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When an object (like a meteor) falls through the atmosphere towards the Earth, why does it start to heat up and glow? Is it because of the compressed air in front of it or because of drag? How do spacecrafts prevent themselves from burning as they hurtle through?

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  • $\begingroup$ There's some very good explanations on how spacecraft are designed to resist the heat generated from re-entry here: quora.com/Why-does-a-spacecraft-heat-up-during-reentry $\endgroup$ – userLTK Oct 25 '16 at 1:00
  • $\begingroup$ Quote:Is it because of the compressed air in front of it or because of drag? It is both. The air compressed in front of an object entering the atmosphere generates heat. This causes a loss of kinetic energy in the object which is a form of drag. $\endgroup$ – Lawrence B. Crowell Oct 25 '16 at 1:01
  • $\begingroup$ Relevant resource: Meteors, by Crash Course Astronomy, particularly from around the 3:00 mark. $\endgroup$ – Emilio Pisanty Oct 26 '16 at 16:45
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Friction and especially compression of the air in front with the air heats up the meteor, the closing speed of a meteor approaching in an opposite direction to the earth's orbital motion can be substantial, and the meteor can heat up to 10,000 degrees K. This causes ablation, a removal by heat, of the outer meteor layers.

As the fireball travels through the atmosphere, the hot vapor from ablation is compressed by collisions with atmospheric atoms and molecules. This creates an air cap or hydrodynamic cushion that protects the meteor from direct collisions, which can be seen in the figure below.

enter image description here

This barrier creates two macrostates in front of the meteor: One at 3500-5000K, which we will call the main spectrum, and one at 10000K, which we will call the second spectrum. [source]  

enter image description here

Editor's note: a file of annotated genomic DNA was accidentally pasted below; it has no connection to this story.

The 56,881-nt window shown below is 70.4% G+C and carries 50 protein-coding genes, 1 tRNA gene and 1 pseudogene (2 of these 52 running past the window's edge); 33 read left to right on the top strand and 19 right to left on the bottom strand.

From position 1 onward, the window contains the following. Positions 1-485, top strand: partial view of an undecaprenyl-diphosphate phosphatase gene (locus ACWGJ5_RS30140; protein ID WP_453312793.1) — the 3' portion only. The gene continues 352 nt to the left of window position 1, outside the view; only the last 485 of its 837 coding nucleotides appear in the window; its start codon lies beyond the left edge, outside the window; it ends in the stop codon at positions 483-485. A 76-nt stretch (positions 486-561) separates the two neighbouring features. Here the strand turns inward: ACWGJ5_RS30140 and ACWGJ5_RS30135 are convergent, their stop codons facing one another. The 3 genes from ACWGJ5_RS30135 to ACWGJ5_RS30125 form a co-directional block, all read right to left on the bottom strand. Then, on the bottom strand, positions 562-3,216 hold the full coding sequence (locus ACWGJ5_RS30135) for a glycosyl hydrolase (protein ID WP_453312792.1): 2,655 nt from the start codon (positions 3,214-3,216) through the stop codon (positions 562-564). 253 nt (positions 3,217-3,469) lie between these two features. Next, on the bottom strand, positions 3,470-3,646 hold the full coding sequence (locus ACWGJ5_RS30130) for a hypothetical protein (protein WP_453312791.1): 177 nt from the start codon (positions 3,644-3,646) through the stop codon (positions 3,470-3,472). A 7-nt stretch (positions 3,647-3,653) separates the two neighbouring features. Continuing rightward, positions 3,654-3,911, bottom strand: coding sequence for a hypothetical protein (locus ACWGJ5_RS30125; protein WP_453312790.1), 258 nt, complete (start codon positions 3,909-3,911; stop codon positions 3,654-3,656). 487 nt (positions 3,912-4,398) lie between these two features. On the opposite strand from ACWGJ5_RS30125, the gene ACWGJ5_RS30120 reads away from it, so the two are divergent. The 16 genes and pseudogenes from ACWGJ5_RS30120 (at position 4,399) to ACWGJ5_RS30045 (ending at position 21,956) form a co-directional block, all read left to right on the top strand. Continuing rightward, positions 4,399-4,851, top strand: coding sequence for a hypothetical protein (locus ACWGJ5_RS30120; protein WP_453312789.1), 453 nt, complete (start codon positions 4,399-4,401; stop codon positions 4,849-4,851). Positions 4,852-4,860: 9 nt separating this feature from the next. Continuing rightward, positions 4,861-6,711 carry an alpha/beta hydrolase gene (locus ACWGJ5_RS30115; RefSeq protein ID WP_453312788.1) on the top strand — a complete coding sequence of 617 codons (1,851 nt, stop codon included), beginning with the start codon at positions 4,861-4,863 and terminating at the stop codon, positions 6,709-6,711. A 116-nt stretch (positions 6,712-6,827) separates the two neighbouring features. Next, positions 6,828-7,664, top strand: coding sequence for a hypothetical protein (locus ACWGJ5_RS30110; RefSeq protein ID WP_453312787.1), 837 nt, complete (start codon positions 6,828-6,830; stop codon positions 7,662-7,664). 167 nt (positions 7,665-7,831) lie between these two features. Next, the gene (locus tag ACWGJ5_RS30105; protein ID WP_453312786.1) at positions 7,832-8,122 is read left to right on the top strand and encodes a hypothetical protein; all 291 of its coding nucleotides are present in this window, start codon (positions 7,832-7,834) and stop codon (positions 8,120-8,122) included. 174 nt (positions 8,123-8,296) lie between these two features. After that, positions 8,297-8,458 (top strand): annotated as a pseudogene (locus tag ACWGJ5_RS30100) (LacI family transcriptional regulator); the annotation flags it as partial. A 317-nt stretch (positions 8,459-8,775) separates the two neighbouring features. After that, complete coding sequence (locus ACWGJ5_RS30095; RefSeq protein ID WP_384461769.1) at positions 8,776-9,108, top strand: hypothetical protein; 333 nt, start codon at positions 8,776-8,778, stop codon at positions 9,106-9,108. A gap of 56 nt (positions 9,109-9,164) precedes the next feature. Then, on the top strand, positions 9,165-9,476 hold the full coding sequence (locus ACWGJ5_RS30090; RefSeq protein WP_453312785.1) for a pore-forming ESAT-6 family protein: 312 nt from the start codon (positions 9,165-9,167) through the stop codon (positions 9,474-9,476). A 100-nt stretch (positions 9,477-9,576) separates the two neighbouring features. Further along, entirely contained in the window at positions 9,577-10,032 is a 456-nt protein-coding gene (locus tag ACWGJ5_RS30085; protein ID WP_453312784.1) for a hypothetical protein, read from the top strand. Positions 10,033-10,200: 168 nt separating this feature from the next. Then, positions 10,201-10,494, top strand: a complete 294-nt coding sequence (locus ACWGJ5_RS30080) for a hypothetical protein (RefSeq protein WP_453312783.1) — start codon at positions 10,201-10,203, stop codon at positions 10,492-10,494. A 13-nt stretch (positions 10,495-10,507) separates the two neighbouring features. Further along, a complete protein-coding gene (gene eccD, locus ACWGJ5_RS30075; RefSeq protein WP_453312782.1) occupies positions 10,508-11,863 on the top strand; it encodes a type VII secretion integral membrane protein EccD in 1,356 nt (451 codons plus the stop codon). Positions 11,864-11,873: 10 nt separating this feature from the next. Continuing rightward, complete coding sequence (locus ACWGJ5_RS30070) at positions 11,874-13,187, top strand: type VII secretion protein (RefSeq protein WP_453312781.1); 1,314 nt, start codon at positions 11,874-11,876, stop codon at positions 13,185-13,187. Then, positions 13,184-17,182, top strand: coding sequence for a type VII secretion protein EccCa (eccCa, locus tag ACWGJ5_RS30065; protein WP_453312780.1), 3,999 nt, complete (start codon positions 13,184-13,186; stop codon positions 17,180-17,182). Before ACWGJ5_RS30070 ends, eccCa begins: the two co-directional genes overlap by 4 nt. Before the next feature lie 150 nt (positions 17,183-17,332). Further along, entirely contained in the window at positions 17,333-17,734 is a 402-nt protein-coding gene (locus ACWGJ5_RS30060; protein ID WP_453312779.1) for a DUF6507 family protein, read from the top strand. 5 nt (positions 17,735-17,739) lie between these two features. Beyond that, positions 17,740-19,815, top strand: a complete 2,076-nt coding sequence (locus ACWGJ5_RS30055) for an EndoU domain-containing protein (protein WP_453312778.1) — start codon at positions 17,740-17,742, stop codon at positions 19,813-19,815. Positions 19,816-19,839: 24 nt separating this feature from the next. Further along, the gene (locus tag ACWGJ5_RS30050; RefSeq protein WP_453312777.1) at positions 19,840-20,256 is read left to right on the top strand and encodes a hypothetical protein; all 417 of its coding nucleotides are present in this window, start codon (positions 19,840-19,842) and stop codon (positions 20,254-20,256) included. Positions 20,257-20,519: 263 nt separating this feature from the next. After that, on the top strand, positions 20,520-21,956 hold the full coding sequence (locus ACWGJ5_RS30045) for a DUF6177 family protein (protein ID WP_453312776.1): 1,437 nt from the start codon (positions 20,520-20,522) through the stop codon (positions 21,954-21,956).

Apollo 12 capsule's ablative heat shield (after use) on display at the Virginia Air and Space Center.

Image Source: Wikipedia Heat Shield Ablation

The ablated heat shield of an Apollo command module

With a space probe, normally it would be impossible to withstand this level of heat, so an ablation heat shield is used, which carries energy away from the spacecraft by, "burning" away like a meteor, but with more control over the ablation of the spacecraft surface by pitching the craft at a specified angle and by creating the ablation shield from composite materials that burn slowly.

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    $\begingroup$ The content of this post is currently debated on meta. $\endgroup$ – ACuriousMind Oct 26 '16 at 15:23
  • $\begingroup$ I am replacing the overlapping text with a direct quotation and link to the source. If this is a problem, let's talk. $\endgroup$ – rob Oct 28 '16 at 21:53
  • $\begingroup$ @rob how many aspirin, or beers, have you got, to sustain yourself if I go on a 2 hour rant :) only kidding rob, no problems at all. You did what should have been done, but nobody thought of it, that is get a third party to decide. I'm moving on with no hassle, thanks for your consideration. $\endgroup$ – user108787 Oct 28 '16 at 22:03
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Meteors are moving very fast when they enter the Earth's atmosphere. The frictional forces generated by the collisions with molecules of the atmosphere are responsible for the heating. Spacecraft have ceramic heat shields and insulation for protection from the high temperatures encountered during reentry.

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